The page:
This is the second in a series of articles or news gathering of science and technology policy issues facing New Jersey or the nation. Thanks to my science and environment intern Arcadia Lee for research and drafting this article. Cross-posted at BlueJersey.com
Last week, I discussed my legislation (A-1039/S-2310) that sets standards for law enforcement and other government agency use of drones. This week, I’m highlighting legislation (A-4344) sponsored by Assembly Homeland Security Chair Annette Quijano and myself that seeks to protect infrastructure from drone surveillance and requires certain drones to be registered and insured.
There have been a few instances to date where a policy like this would have come in handy. Over the summer, a woman was knocked unconscious when she was struck by a small drone during the Pride parade in downtown Seattle. In New York, a businessman was almost hit by a drone after colliding with a building. Also this summer, in Florida, a small UAV sat hovered near a woman sitting at an outdoor table at a bar in Tampa, Florida and when the drone was made to follow her as she left, it crashed into her car's roof. California is still trying to track down the owners of drones that interfered with firefighting during recent wildfires.
A-4344 starts an important conversation on what type of reasonable restrictions and penalties should be imposed on those that take on the responsibility of operating a drone.
For civilian drone use, Bill A-4344 would help establish order to keep drones out of the wrong hands and ensure that lawful drone operators have a clear understanding regarding liability should an accident occur. In light of all our recent technology innovations, there should be clear rules regarding unmanned vehicles as they gain popularity and creating good public policy around the issue will, without a doubt, help keep public safety.
At the same time, policymakers have to be careful not to put up too many barriers that prevent the promise that drones may bring. Whether it is traffic monitoring, public safety uses, package deliveries, academic research, drones can play an important role. The FAA has already proposed new rules for drone operators to follow. Finding the right balance between recreational use, further commercial development and privacy and public safety will be important.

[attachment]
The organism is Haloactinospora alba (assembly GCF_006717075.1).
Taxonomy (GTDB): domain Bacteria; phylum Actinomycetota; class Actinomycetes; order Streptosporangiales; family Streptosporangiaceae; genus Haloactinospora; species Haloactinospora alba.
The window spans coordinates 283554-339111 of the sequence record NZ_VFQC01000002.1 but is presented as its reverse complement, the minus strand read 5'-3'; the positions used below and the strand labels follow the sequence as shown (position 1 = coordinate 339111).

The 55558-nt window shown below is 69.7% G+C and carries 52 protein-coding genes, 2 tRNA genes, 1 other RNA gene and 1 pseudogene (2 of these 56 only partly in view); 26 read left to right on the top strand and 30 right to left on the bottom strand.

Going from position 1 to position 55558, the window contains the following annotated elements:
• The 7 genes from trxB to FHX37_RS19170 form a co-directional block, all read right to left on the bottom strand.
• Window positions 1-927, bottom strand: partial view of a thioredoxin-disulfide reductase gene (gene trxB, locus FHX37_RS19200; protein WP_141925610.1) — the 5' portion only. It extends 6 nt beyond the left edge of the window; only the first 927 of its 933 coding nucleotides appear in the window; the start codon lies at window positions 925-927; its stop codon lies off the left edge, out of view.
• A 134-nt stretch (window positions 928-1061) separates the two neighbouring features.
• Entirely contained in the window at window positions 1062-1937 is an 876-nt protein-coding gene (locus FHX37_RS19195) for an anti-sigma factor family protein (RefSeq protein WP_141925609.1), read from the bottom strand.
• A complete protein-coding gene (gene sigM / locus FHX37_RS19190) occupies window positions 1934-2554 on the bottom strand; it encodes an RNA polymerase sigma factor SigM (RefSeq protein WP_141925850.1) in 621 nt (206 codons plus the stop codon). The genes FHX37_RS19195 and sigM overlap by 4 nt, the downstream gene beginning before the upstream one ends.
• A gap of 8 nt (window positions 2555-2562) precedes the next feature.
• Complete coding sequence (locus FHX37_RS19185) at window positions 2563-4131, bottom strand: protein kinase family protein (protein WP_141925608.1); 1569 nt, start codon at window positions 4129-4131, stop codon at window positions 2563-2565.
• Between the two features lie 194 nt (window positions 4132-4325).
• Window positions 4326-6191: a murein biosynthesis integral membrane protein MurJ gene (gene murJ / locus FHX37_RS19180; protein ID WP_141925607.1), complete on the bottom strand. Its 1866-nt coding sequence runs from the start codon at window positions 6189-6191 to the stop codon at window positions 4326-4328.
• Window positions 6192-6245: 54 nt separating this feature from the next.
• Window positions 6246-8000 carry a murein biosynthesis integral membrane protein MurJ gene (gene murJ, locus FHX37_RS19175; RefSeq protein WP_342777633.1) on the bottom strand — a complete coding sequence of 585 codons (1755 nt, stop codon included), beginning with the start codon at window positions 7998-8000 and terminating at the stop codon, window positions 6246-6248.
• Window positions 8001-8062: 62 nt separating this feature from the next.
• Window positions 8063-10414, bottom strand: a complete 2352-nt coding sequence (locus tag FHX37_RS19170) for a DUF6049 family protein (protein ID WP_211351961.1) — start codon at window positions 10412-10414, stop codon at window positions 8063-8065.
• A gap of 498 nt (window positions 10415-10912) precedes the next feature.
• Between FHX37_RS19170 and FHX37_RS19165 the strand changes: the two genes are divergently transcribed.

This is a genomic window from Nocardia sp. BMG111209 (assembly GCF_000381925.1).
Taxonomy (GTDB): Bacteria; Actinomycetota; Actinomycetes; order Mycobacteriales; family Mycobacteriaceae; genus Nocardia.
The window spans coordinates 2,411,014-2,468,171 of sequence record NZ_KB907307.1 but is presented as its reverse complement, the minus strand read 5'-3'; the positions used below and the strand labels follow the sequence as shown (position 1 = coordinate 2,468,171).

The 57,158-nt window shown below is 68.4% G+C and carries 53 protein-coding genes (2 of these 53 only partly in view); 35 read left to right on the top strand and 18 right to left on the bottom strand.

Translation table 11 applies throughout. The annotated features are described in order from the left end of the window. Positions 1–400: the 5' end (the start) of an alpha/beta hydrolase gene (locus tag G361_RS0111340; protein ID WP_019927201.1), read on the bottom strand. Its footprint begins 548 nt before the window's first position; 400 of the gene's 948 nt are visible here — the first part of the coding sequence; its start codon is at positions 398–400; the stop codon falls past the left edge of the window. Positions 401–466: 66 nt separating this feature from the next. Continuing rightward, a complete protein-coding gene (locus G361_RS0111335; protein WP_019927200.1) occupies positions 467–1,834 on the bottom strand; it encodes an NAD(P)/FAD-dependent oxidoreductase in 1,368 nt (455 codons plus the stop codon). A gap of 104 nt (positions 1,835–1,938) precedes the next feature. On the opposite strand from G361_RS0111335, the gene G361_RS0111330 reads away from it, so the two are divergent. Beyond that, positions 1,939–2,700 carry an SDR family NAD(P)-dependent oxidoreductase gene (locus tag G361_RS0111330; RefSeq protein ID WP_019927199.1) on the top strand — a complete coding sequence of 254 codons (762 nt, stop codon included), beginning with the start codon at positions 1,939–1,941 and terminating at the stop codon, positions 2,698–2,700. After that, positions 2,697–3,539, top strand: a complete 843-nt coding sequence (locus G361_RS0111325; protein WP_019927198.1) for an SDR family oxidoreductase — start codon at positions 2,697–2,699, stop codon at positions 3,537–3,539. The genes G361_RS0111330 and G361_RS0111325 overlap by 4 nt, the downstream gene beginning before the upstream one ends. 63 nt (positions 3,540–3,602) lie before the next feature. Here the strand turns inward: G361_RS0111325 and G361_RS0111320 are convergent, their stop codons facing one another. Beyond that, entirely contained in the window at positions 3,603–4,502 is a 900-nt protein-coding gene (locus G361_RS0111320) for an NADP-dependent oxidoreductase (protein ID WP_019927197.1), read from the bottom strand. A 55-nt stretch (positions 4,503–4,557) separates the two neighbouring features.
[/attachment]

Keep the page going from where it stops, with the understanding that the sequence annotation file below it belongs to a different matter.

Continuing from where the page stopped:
Under provisions of A-4344, it is a fourth degree crime to monitor, observe, photograph or electronically record critical infrastructures, including but not limited to those related to transportation, emergency services, power generation and chemical refining. Also, this bill seeks to punish privately-owned drone operators who refrain from obtaining prior written consent before operations. The measure would require drones to be registered with the Division of Aeronautics in the Department of Transportation and that they are insured, in case of technical malfunction.
The FAA takes the size of the drone, whether the operator maintains line-of-sight, and its use (recreation or non-recreation) into account in its proposed rules. It is also considering a more flexible approach for ultra-light weight drones as well.
A-4344 passed through the Assembly Homeland Security and State Preparedness Committee on June 4th and is awaiting action by the full Assembly. It does not have a Senate sponsor at this time, and further amendments may be forthcoming as the bill winds through the legislative process. One thing is for sure, drones are here to stay and the discussion of how best to regulate them, while promoting new technology will continue.
Next week, we will look at upcoming hearings for the State's Energy Master Plan